Samoan psychologist eyes mental health programs
A Samoan psychologist hopes to one day develop mental health programs tailor-made for local prisoners and theology students in the country.
Speaking to the Samoa Observer, Muliagasisila Dr Fa'afetai Faaleava said his current area of interest is working in the prison systems among the Samoan community, and as a professional in that space he is keen to create mental health programs for theological college students, teachers, ministers as well as Samoa’s inmate population.
Muliagasisila is the son of Reverend Tautalaaso and Elizabeth Samoa Faaleava and graduated with a PhD in clinical psychology from the Alliant International University in San Francisco, California last month.
His father’s extended family include the Lealasola family of Leonē, Apia and has links to the Asiata Agafili family of Satupa’itea; the Vui Talitu family from Lano; the Va’afusuaga family from Saasaai and the Nuutoetofi family from Vaiusu.
On his mother’s side, he is related to the Ulualofaiga Talamaivao family of Fagaloa; the To’omata family of Samata I Tai, and the Schuster family of the Alamagoto and Malie villages.
Muliagasisila was born during his parents’ final-year at the Malua Theological College before the missionary couple and their children moved to their first congregation at the Fagae'e E.F.K.S. Church in Savai'i. From there they moved to Jamaica, New Zealand and then California in the U.S. where they are currently residing.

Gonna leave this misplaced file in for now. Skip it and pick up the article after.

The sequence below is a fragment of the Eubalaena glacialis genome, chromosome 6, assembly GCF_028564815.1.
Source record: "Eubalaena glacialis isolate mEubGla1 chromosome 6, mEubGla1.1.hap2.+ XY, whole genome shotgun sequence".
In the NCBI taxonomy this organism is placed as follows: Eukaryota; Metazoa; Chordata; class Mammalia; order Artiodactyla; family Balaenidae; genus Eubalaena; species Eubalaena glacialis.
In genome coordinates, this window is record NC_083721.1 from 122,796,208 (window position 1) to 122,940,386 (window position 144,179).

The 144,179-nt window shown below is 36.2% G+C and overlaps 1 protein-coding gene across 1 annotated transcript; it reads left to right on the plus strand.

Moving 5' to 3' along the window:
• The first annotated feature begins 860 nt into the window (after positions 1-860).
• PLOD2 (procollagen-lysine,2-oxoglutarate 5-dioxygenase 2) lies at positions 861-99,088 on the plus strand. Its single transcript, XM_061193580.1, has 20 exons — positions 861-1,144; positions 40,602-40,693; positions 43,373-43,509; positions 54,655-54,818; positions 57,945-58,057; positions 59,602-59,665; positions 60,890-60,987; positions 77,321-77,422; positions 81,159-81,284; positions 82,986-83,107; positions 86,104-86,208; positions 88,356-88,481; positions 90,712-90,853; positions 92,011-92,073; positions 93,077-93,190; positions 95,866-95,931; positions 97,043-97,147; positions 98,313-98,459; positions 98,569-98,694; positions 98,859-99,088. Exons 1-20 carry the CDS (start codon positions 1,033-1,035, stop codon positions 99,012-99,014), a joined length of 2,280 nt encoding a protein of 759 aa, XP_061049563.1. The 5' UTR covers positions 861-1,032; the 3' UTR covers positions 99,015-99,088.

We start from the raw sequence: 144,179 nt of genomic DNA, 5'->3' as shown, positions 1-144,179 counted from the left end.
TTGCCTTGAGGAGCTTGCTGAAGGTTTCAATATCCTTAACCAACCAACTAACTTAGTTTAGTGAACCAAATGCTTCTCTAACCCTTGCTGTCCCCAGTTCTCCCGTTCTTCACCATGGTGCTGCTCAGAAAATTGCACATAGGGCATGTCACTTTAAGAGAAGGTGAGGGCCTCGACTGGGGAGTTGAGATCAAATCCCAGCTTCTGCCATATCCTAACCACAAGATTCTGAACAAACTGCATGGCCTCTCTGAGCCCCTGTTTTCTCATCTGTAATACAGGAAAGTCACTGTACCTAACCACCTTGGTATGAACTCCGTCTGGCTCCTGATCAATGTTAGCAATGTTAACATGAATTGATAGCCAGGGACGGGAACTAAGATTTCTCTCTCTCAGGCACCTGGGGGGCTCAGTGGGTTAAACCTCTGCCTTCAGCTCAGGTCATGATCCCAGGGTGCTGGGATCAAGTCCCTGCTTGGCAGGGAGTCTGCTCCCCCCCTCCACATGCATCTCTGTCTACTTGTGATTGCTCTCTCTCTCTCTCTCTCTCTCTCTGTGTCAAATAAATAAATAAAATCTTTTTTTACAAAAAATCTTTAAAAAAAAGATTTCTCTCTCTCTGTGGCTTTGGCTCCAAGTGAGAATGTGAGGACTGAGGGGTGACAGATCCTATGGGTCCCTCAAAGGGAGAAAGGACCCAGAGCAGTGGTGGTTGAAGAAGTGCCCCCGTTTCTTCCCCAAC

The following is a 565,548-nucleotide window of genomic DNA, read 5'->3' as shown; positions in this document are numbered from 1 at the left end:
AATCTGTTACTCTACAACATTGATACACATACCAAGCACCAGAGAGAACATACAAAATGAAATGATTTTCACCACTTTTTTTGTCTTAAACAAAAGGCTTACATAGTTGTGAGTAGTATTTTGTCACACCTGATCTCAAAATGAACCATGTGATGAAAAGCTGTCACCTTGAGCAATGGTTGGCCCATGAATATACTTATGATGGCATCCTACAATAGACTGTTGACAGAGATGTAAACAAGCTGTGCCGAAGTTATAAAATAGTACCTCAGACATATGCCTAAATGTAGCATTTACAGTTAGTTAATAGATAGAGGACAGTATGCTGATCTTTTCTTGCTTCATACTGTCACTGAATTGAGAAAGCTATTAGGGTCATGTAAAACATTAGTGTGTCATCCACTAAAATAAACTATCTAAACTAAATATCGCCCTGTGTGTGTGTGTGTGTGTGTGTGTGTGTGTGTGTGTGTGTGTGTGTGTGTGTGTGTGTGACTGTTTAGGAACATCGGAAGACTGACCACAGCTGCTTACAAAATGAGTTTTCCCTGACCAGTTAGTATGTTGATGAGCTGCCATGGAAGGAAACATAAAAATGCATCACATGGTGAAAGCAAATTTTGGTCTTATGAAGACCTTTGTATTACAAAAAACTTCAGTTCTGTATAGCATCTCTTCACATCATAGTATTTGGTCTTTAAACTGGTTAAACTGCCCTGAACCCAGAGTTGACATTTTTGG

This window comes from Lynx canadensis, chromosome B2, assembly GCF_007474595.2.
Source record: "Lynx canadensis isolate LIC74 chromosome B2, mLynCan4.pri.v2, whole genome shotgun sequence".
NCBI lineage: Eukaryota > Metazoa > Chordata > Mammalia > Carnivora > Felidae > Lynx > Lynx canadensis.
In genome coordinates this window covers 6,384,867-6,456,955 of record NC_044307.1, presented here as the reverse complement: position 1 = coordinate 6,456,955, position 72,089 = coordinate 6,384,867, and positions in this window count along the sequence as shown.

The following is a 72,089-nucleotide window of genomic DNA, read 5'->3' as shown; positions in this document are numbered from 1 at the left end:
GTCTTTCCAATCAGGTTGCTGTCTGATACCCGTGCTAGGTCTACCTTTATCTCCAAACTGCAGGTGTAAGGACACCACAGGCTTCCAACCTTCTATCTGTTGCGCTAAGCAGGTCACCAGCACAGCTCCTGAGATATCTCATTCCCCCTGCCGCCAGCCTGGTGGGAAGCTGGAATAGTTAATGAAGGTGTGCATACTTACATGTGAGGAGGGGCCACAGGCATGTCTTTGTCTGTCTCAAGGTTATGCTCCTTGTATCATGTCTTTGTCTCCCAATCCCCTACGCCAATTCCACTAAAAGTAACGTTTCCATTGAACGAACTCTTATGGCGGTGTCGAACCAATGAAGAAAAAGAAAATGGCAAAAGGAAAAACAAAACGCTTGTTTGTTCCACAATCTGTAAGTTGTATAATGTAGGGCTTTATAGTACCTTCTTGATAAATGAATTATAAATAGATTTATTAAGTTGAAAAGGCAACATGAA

It was in Fagae'e, Savai'i where he attended pre-school and went on to Vaigaga Primary School. He is a former pupil of Hillsdale Elementary and Porus Primary as well as Mineral Heights in Jamaica before going on to Clarendon College.
He also attended the Sylvandale Middle School in the U.S., Peace Chapel in Apia, and the Kedgley Intermediate and Papatoetoe High School in New Zealand.
Muliagasisila received an arts associate degree in psychology from the University of California in 2013, a masters degree in clinical Psychology in 2018, and graduated with a doctorate in clinical psychology from the Alliant International University in San Francisco, California last month.
He told the Samoa Observer that his five-year doctorate study program comprised four years of course work and one year of practical.
"Every year required a clinical practicum in addition to completing coursework and a dissertation. All of my training has been in forensic settings [clients who were incarcerated or on parole]," he said.
"In my final year, after completing all of my course work, I moved to Illinois to do my pre-doctoral internship at a state facility for incarcerated youth up to the age of 21 years old.
"After graduating, I accepted a position as a psychologist at the Mule Creek State Prison for adults in Ione, California.
"My [doctorate] dissertation title was ‘Identifying Colonial Mentality Among Samoans in America’, which looked at how the concept of colonial mentality manifested among Samoans in America."